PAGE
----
King's Business - 1922-11

T HE K I N G ’S B U S I N E S S hate hypocrisy, which is the worst of sins.-—Cox. For she loved much. All true love to God is preceded in the heart by a sense of sin and an assurance of pardon. Gratitude to God as the Giver of blessings can scarcely be called love if there be not along with it a recogni­ tion of His holiness and mercy toward the penitent.—Maclaren. Does Jesus mean that she had been forgiven be­ cause she loved much? This would vio­ late the statement in verse 42 that the debtor had nothing wherewith to pay his debt— no ground on which he could claim release. The word “ foY” here means that Jesus is arguing from effect to cause. Her great love shows that she is conscious of having been forgiven a great debt. The great lesson is com­ mended to all to show their gratitude by loving much.—Wordsworth. It is far better to be a redeemed outcast filled with intense love, than a cold moralist. — Bennett. v. 50. Go in peace. Literally “ into peace,” the state of mind to which she might now look forward.-—Alford. No peace till forgiven. No peace for uncan­ celled sin. But with our King’s pardon, we need not be afraid.—Miller. Memory Verse.— "He is kind toward the unthankful and evil.” Luke 6:35. Approach.— Boys and girls, how many of you had a lantern or flashlight to show you the way this morning so you would not stumble? What makes you laugh when I ask if BEGINNERS you had a light? Of AND PRIMARY course you did not Mabel L. Merrill need to carry a light for the sun is shining and giving its light and warmth, and all is bright around us. Did you use all the light of the sun? Did every­ body have light enough? Who made the sun, and causes it to give forth its light? Jesus Loves Everybody. Luke 7:36- 50.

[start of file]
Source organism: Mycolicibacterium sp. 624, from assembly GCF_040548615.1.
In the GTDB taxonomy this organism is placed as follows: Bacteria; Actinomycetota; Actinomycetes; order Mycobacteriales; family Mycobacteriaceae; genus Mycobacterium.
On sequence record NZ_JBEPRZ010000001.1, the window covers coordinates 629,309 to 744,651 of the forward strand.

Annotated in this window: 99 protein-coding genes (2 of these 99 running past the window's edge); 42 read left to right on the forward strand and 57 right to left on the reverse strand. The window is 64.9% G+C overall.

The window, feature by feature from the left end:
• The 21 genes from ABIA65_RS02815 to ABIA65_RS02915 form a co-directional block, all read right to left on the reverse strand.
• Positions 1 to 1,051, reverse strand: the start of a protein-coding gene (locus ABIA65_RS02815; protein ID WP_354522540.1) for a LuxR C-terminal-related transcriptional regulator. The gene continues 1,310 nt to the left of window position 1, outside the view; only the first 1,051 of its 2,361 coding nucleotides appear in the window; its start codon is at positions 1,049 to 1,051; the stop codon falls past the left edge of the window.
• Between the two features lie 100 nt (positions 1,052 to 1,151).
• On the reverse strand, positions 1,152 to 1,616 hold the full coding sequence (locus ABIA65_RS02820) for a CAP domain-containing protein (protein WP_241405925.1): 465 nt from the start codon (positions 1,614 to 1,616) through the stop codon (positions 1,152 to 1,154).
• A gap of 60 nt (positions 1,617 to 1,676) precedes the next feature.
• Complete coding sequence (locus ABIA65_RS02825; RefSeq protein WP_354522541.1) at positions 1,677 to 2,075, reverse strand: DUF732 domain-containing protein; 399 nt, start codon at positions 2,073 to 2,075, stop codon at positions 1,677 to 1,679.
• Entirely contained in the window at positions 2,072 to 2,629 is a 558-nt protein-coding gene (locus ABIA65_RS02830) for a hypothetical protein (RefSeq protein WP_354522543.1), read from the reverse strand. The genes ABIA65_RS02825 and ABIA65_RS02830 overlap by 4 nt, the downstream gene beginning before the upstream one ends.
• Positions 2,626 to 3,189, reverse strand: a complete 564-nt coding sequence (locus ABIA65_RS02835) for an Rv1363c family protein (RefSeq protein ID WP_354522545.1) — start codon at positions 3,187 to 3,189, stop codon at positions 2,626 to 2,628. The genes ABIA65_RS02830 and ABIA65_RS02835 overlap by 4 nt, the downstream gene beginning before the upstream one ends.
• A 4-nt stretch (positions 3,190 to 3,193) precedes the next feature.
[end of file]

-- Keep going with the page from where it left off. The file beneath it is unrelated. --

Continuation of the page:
called the sinful because He expected converts from that class to make the best citizens, we learn from this parable. The test of good citizenship is devotion. Christianity believes in the possibility of the last becoming first. It seems a haz­ ardous assertion, nevertheless the his­ tory of the church has fully justified it.— Bruce. v. 43. Thou hast rightly judged,. If this poor woman had been a greater sinner than he, she was now a more loving saint.— Parsons. The Christian­ ity that minimizes sin and has nothing to say about pardon, does not produce ardent love for Christ. v. 44. I entered into thine house. How it must have 'taken down the rich and patronizing Pharisee tp have it flashed upon him that the seemingly humble carpenter and peasant of Naza­ reth knew what a gentleman meant and who was not a gentleman. It was in­ evitable that the odious comparison made with the woman would draw down on Simon both observation and laughter, r—Grosart. Perhaps Simon thought he was a gentleman and our Lord was not. He may have treated Jesus with per­ sonal rudeness just because He was poor. Our Lord felt it and called at­ tention to it plainly and pointedly Winterbotham. Simon feels himself no sinner nor counts it therefore any great thing to be privileged to entertain the sinner’s Friend.—Vaughan. No water for my feet. The feet defiled on dusty roads, being only partly covered by the sandals, it was a matter of common courtesy to wash the feet of guests(Jn. 13(15). Observe the contrast between the commonplace Courtesies Simon had omitted and the extraordinary acts of reverencè and devotion the woman had done.— Horn. Com. v. 47. Her sins, which are many. Flagrant sinners are much more likely to discover that they are sinners than moralists and ritualists. Christ is not teaching us here to run into sin, but to

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